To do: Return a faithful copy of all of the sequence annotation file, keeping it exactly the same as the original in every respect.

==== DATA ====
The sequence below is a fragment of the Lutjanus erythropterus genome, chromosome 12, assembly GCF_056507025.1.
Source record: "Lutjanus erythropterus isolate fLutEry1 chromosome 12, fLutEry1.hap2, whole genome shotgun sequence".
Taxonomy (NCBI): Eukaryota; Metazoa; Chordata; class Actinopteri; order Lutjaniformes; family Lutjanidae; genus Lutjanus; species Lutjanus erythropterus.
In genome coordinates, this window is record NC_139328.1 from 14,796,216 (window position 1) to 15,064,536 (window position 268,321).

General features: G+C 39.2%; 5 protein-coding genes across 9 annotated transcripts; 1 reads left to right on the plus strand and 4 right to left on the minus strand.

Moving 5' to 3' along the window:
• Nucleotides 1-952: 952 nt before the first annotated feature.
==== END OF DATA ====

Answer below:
The sequence below is a fragment of the Lutjanus erythropterus genome, chromosome 12, assembly GCF_056507025.1.
Source record: "Lutjanus erythropterus isolate fLutEry1 chromosome 12, fLutEry1.hap2, whole genome shotgun sequence".
Taxonomy (NCBI): Eukaryota; Metazoa; Chordata; class Actinopteri; order Lutjaniformes; family Lutjanidae; genus Lutjanus; species Lutjanus erythropterus.
In genome coordinates, this window is record NC_139328.1 from 14,796,216 (window position 1) to 15,064,536 (window position 268,321).

General features: G+C 39.2%; 5 protein-coding genes across 9 annotated transcripts; 1 reads left to right on the plus strand and 4 right to left on the minus strand.

Moving 5' to 3' along the window:
• Nucleotides 1-952: 952 nt before the first annotated feature.